In particular, there are two popular forgiveness options available: public service loan forgiveness and income-based repayment forgiveness.
Public service loan forgiveness
Public service loan forgiveness is only available for direct loans and requires you to work for certain types of organizations. After making 120 qualifying monthly obligations utilizing a qualifying repayment plan and dealing full-time for any qualifying employer, you are able to complete an application for forgiveness.
These conditions can be burdensome and can be out of your control. When you get let go from your employer and can’t find another qualifying employer, your forgiveness plan may disappear.
Income-based repayment forgiveness
Another choice is income-based repayment forgiveness. Efforts need you to make 20 to Twenty five years of payments based on your circumstances. When the payments are complete, the rest of the loan balance is forgiven should you haven’t paid the debt off with the monthly payments.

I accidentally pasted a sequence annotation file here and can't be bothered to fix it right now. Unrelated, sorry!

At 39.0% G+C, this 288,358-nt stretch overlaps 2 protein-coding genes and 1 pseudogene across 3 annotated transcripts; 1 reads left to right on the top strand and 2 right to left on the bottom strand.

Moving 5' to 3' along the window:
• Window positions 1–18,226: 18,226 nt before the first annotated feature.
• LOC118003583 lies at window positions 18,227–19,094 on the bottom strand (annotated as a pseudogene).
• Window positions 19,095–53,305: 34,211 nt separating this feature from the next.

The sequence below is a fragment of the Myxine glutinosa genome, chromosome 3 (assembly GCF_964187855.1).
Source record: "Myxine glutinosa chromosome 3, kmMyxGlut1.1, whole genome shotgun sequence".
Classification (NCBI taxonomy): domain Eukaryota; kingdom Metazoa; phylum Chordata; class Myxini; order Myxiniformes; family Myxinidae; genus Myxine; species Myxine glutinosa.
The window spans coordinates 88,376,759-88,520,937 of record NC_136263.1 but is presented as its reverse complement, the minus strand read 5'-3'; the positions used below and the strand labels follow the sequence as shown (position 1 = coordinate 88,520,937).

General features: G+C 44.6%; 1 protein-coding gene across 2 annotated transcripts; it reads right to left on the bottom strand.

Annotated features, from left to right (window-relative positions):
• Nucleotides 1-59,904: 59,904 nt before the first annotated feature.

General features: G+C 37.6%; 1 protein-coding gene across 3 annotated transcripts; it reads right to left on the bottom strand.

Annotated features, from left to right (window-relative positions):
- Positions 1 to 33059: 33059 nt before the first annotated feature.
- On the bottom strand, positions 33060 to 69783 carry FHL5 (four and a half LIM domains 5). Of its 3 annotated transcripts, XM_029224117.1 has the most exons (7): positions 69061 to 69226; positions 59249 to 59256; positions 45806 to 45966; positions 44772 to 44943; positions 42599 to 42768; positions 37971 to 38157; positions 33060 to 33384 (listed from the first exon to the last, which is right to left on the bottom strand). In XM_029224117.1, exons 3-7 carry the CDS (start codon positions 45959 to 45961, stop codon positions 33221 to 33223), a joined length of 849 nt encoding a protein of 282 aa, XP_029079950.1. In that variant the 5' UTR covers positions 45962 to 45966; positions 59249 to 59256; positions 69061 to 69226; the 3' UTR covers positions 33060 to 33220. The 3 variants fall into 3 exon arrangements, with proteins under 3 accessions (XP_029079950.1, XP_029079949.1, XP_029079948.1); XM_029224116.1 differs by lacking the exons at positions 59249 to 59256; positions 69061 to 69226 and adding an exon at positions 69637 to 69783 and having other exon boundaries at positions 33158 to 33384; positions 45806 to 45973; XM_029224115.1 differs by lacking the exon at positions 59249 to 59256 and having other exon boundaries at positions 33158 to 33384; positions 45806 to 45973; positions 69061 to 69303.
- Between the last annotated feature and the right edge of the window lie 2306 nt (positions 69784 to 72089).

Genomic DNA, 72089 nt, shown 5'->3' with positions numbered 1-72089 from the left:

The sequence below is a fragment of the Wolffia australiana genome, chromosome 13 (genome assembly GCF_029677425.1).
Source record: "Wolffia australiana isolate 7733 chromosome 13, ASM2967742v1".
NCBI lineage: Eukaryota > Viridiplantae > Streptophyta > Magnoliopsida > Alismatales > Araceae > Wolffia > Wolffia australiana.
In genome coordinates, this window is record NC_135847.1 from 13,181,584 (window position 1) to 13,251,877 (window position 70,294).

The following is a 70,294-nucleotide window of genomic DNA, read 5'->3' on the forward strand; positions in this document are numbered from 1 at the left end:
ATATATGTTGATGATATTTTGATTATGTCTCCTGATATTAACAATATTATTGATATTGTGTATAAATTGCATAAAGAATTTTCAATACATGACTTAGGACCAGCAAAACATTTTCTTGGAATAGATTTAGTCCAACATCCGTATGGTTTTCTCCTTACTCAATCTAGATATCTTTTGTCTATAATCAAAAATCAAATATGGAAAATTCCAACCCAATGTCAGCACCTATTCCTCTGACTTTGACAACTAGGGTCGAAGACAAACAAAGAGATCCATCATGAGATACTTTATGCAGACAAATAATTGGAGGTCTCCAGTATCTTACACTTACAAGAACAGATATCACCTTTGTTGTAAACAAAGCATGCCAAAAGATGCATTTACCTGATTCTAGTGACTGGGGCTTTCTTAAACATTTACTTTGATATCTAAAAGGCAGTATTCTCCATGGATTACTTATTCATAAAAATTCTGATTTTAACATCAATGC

As you can observe, it’s essential you understand precisely how your forgiveness program works. Be sure you diligently document how you behave all the way so that you can prove you qualify when it’s time to submit your request for forgiveness.
Student loan myths can pave the way for financial misery. Whenever you’re considering getting student education loans or making changes for your education loan debt, make sure you understand how they impact your future.
It may take time for you to research the way the loans work, but it’s worth the effort. This way, you realize exactly what you’re getting into and you can make the smartest decisions regarding your debt.
In some cases, this could mean refinancing or consolidating your education loan debt. In other people, it might mean doing nothing. The main thing is making the right decision, even if it’s boring and needs time to work.